SIGN UP

Scientologists And Data Protection

Avatar Image
MWG14 | 16:58 Mon 04th Feb 2019 | Law
12 Answers
Years ago in 1986, we took our then sixteen year old daughter and her friend to Brighton for the day. Whilst we had a coffee in the town centre, the girls had a mooch around the shops nearby.

They were approached by two young women with clipboards who asked if they would complete a survey. Seeing no harm in it, the girls agreed. To cut a long story short, they were bullied into buying the Dianetics book. Neither could afford the book outright so they had to pool their money to buy just the one copy. My daughter gave her name and address for the receipt. Neither girl actually wanted the book as both were regular members of the congregation at our local parish church.

Over the years our daughter received many unwanted mailings from the East Grinstead headquarters of the Scientologists. Nothing that we could do would stop the flow of mail. It became quite intimidating. We moved house and eventually our daughter married so changed her name. The flow of mail eventually stopped.

Now, out of the blue, the owner of our old house has forwarded a letter addressed to our daughter in her former name from the Scientologists.

Surely after 33yrs, these people are breaking the data protection law in keeping her name and address on their files?



Answers

1 to 12 of 12rss feed

Best Answer

No best answer has yet been selected by MWG14. Once a best answer has been selected, it will be shown here.

For more on marking an answer as the "Best Answer", please visit our FAQ.
I`m not sure but I don`t think they are because they are mailing her. A breach would be if they disclosed her name and address to a third party.
People do seem to have odd ideas about Data Protection.

Put simply, an organisation can do pretty much anything it wants with your data, as long as

1. It is not used for illegal (criminal) purposes)

2. They declare in advance what they are going to do and get your approval - these days it needs to be explicit approval, back in the days of yore an implicit approval was assumed unless you opted out.

I suspect an organisation as techno-savvy as The Scientologists would have been ticking all the right boxes for you - even back in 1986.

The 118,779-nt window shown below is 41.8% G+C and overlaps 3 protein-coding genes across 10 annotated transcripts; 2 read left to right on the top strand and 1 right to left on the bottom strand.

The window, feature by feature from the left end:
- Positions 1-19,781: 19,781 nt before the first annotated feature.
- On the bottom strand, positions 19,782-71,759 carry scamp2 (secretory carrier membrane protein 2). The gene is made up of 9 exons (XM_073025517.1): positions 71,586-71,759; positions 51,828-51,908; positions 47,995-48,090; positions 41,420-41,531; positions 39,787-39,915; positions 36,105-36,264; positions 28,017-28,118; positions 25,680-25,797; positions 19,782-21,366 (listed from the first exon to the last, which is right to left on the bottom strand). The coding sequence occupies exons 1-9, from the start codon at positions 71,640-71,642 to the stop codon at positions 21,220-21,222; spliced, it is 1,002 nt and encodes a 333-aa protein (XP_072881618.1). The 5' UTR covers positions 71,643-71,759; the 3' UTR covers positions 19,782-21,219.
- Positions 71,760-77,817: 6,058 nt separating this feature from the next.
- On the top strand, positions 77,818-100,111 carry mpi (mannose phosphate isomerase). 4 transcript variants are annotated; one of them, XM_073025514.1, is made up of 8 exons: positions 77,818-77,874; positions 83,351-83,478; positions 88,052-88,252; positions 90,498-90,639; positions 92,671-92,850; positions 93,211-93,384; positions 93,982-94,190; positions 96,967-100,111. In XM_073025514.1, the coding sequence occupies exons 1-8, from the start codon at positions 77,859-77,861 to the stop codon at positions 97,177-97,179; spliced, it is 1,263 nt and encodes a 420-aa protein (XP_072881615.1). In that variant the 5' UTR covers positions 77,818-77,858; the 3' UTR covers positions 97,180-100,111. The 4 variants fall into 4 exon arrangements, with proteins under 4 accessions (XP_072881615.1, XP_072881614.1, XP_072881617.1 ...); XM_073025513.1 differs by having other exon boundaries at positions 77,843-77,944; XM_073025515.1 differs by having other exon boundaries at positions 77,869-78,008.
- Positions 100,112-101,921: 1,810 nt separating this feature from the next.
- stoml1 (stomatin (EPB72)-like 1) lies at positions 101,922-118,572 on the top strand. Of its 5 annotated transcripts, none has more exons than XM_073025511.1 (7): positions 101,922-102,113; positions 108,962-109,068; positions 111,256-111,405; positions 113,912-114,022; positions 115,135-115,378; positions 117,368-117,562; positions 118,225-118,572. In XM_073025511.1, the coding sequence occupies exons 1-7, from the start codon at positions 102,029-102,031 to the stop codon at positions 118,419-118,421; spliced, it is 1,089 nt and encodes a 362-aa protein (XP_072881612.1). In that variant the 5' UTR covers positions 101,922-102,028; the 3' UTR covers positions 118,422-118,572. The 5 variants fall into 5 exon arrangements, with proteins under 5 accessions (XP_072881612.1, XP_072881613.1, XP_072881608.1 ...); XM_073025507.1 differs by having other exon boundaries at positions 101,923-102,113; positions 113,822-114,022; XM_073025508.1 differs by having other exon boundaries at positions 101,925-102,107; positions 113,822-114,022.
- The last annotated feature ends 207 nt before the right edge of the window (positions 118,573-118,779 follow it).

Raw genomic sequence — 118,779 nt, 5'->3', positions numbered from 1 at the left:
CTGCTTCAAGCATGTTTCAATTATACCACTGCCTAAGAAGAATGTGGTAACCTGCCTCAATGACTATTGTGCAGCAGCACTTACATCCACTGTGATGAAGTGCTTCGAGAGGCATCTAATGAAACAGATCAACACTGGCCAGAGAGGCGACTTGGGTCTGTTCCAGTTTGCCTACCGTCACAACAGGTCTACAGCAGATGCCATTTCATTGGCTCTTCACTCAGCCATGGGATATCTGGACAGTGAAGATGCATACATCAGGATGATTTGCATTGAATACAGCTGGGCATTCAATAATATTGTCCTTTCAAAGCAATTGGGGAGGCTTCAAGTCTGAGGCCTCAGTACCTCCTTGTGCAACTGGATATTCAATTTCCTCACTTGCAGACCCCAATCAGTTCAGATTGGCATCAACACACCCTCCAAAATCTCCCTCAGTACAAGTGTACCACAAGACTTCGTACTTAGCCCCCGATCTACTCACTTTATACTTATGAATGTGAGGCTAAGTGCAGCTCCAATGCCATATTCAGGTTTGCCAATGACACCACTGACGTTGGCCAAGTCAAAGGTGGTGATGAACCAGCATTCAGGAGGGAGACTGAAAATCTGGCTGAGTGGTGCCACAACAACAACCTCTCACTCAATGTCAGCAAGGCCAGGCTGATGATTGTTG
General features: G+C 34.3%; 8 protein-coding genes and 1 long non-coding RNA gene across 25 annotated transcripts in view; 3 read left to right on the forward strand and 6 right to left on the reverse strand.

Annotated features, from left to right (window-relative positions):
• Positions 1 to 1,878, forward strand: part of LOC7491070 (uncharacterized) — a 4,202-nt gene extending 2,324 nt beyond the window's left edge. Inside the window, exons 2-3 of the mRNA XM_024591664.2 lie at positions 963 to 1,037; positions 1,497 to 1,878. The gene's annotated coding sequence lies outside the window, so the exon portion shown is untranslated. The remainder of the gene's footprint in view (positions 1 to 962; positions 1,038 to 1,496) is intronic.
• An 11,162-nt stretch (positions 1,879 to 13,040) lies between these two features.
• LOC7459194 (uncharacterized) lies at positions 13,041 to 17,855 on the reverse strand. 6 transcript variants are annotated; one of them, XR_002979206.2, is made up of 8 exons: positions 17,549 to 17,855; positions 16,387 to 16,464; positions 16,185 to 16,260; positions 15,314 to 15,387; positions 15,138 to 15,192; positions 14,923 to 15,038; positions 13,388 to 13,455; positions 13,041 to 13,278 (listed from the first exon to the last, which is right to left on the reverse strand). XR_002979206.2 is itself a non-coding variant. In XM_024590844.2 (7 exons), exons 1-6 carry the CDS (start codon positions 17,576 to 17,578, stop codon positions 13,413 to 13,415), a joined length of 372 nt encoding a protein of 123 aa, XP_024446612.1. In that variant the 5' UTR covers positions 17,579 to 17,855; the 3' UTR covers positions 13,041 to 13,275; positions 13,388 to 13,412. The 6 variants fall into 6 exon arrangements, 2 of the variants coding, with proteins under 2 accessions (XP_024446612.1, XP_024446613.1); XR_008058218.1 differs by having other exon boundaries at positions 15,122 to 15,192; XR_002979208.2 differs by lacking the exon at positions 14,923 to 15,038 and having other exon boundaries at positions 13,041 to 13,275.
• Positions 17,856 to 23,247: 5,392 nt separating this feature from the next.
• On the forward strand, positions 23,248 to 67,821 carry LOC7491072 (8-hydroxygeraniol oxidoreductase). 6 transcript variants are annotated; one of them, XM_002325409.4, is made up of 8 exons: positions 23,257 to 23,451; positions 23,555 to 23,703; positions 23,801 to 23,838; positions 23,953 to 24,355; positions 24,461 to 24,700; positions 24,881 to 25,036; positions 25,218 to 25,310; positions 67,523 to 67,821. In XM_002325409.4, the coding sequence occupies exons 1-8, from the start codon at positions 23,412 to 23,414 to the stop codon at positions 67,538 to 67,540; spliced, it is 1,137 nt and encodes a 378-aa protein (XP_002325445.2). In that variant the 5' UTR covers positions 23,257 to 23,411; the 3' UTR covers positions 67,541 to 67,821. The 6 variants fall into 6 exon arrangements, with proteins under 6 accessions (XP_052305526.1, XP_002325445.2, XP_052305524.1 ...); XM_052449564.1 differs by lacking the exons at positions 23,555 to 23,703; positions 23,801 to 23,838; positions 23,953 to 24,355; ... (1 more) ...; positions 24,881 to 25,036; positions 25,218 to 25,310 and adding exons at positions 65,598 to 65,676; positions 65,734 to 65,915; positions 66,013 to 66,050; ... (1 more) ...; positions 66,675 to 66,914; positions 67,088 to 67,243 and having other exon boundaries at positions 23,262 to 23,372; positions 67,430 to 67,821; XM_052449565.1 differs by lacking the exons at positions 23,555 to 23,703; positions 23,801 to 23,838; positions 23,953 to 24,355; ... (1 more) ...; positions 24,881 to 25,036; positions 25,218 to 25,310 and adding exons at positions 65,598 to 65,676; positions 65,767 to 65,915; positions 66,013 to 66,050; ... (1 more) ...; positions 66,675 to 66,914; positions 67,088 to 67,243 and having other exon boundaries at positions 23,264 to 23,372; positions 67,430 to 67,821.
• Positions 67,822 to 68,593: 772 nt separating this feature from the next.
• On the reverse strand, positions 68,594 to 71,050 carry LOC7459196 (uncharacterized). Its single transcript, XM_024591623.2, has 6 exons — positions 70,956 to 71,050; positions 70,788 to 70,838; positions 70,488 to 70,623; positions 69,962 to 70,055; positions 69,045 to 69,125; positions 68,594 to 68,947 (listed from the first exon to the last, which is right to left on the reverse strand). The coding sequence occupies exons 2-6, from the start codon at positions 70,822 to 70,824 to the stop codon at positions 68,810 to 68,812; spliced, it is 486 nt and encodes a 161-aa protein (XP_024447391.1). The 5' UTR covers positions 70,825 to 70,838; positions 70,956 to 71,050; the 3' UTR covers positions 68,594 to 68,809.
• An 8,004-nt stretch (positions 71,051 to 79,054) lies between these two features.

It will, however, be an offence if they do not now desist when asked.
Question Author
We gave her the letter when she called in to see us. She was so disgusted that she destroyed it. Perhaps we/she should have kept it was proof.
"Surely after 33yrs, these people are breaking the data protection law in keeping her name and address on their files?"

But they don't have her current name or address.
I'd drop a note to your old address asking them not to forward anything, and forget all about it.
4candles that's not fair, it's just dumping the problem on the people living in the old house and it's nothing to do with them.
MWG if your daughter receives another letter, cross out the old address and write across "No longer at this address, please remove from mailing list thank you" or something like that.
Question Author
I wish we had done that with this latest letter. She was so disgusted and cross that she tore it up before she had a chance to think about it properly.
I shouldn't think it would be a problem for the householder, ladybirder; they'll probably be happy to chuck things in the bin rather than go to the trouble of forwarding them.
MWG you or she could write to the people at the old address and ask them if they would be kind enough to do it, as much for them as for your daughter as they won't want to keep receiving post not meant for them.
Good luck.
"4candles that's not fair, it's just dumping the problem on the people living in the old house and it's nothing to do with them."

ladybirder I've been at my current property for over six years, but still get occasional 'spam' mail for the previous occupants. It's not proved to be problem to recycle it. ;)
most of these answers are inaccurate - read the banner at the top of the thread that says there is no law that Abers have to try to get things right

People do seem to have odd ideas about Data Protection. [they certainly do] Put simply, an organisation can do pretty much anything it wants.....

erm no it cant really - the new thing is the GDPR - Zuckerberg thought your data was his, and the Zuck is wrong

First I think you need to consider with you daughter about what you wish to do - one letter to an old name in a few years seems acceptable - BUT if you wish to take action
then go here
https://www.scientology.org/privacy-notice.html
scroll to the very bottom
Right to Object and follow their instructions

if your daughter doesnt wish to use her own name then she could do it from one of your email addresses - using of course her old name

in answer to your question
no they are not breaking the law as they ( will say ) they have a legitimate purpose in keeping the data ....

Question Author
Thank you all for your comments & suggestions.

1 to 12 of 12rss feed

Do you know the answer?

Scientologists And Data Protection

Answer Question >>

Related Questions

Sorry, we can't find any related questions. Try using the search bar at the top of the page to search for some keywords, or choose a topic and submit your own question.